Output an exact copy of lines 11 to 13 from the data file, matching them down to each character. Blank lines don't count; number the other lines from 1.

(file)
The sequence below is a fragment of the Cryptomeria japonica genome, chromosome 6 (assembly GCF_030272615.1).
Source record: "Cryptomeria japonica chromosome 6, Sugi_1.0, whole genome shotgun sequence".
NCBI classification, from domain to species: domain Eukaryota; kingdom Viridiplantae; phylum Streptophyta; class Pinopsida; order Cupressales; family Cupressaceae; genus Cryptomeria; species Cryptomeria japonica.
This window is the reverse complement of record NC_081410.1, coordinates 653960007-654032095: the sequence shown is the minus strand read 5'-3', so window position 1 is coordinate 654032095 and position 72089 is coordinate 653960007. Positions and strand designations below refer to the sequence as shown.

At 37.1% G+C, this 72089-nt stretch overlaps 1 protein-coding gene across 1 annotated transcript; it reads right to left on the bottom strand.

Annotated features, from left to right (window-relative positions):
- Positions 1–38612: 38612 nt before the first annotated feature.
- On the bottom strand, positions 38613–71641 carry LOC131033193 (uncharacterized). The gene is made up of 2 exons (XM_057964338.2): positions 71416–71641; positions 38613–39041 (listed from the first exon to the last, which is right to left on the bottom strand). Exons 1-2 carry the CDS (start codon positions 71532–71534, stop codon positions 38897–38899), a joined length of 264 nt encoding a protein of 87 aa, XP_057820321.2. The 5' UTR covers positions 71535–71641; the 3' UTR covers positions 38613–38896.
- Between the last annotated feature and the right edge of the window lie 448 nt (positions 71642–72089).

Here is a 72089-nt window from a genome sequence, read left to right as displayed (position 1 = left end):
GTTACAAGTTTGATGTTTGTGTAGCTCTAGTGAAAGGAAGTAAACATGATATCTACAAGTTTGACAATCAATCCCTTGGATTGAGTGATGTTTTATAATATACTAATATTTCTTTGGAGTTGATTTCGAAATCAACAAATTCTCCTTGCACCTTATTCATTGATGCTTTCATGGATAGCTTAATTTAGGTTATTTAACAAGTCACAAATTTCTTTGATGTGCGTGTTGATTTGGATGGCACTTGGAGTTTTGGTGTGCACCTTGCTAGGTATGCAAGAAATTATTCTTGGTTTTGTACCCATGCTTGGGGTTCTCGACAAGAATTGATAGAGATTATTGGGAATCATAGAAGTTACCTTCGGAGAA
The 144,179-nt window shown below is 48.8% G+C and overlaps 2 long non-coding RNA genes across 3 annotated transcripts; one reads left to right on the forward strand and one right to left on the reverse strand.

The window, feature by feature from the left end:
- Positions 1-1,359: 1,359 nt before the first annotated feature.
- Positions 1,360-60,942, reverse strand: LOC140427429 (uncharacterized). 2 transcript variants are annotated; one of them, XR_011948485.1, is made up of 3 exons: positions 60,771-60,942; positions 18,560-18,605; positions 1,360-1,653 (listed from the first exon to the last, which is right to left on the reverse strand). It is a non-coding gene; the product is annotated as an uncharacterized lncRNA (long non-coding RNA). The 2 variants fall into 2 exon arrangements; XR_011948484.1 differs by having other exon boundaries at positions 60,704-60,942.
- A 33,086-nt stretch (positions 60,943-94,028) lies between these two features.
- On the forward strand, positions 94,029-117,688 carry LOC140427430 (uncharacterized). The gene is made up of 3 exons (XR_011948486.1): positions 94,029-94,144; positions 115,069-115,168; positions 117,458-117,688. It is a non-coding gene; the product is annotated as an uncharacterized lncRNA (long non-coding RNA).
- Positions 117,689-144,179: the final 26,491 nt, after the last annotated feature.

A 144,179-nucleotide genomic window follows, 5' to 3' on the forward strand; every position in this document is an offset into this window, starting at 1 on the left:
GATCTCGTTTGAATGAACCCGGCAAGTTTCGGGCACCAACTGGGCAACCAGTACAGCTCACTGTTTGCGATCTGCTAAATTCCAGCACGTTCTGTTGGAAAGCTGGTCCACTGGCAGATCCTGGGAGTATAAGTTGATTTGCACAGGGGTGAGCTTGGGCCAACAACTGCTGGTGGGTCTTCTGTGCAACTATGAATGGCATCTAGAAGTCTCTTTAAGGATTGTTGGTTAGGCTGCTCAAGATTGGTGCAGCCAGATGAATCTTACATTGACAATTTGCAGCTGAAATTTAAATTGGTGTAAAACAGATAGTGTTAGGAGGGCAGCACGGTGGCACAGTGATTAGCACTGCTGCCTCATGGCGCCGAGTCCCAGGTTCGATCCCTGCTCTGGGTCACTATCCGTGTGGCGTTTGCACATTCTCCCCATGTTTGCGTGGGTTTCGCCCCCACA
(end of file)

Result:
GTTACAAGTTTGATGTTTGTGTAGCTCTAGTGAAAGGAAGTAAACATGATATCTACAAGTTTGACAATCAATCCCTTGGATTGAGTGATGTTTTATAATATACTAATATTTCTTTGGAGTTGATTTCGAAATCAACAAATTCTCCTTGCACCTTATTCATTGATGCTTTCATGGATAGCTTAATTTAGGTTATTTAACAAGTCACAAATTTCTTTGATGTGCGTGTTGATTTGGATGGCACTTGGAGTTTTGGTGTGCACCTTGCTAGGTATGCAAGAAATTATTCTTGGTTTTGTACCCATGCTTGGGGTTCTCGACAAGAATTGATAGAGATTATTGGGAATCATAGAAGTTACCTTCGGAGAA
The 144,179-nt window shown below is 48.8% G+C and overlaps 2 long non-coding RNA genes across 3 annotated transcripts; one reads left to right on the forward strand and one right to left on the reverse strand.

The window, feature by feature from the left end: